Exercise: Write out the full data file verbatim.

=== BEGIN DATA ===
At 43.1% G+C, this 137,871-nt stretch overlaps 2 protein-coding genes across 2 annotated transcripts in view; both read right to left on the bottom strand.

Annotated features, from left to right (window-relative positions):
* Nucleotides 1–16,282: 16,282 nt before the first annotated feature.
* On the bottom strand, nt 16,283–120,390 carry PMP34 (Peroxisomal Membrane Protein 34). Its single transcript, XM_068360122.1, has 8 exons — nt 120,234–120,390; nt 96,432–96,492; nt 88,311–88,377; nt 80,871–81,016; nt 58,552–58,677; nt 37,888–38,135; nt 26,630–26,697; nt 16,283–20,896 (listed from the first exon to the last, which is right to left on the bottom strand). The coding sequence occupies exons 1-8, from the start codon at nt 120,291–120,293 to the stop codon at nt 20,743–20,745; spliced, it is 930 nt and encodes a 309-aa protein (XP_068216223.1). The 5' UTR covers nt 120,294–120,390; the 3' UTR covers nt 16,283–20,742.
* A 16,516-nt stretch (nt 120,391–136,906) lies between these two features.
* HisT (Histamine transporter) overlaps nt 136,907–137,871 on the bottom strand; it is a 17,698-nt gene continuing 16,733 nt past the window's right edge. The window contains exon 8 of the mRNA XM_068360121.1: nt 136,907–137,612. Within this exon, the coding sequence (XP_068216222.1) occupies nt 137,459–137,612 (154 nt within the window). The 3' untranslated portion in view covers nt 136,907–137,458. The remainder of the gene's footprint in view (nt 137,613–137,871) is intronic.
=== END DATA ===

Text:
At 43.1% G+C, this 137,871-nt stretch overlaps 2 protein-coding genes across 2 annotated transcripts in view; both read right to left on the bottom strand.

Annotated features, from left to right (window-relative positions):
* Nucleotides 1–16,282: 16,282 nt before the first annotated feature.
* On the bottom strand, nt 16,283–120,390 carry PMP34 (Peroxisomal Membrane Protein 34). Its single transcript, XM_068360122.1, has 8 exons — nt 120,234–120,390; nt 96,432–96,492; nt 88,311–88,377; nt 80,871–81,016; nt 58,552–58,677; nt 37,888–38,135; nt 26,630–26,697; nt 16,283–20,896 (listed from the first exon to the last, which is right to left on the bottom strand). The coding sequence occupies exons 1-8, from the start codon at nt 120,291–120,293 to the stop codon at nt 20,743–20,745; spliced, it is 930 nt and encodes a 309-aa protein (XP_068216223.1). The 5' UTR covers nt 120,294–120,390; the 3' UTR covers nt 16,283–20,742.
* A 16,516-nt stretch (nt 120,391–136,906) lies between these two features.
* HisT (Histamine transporter) overlaps nt 136,907–137,871 on the bottom strand; it is a 17,698-nt gene continuing 16,733 nt past the window's right edge. The window contains exon 8 of the mRNA XM_068360121.1: nt 136,907–137,612. Within this exon, the coding sequence (XP_068216222.1) occupies nt 137,459–137,612 (154 nt within the window). The 3' untranslated portion in view covers nt 136,907–137,458. The remainder of the gene's footprint in view (nt 137,613–137,871) is intronic.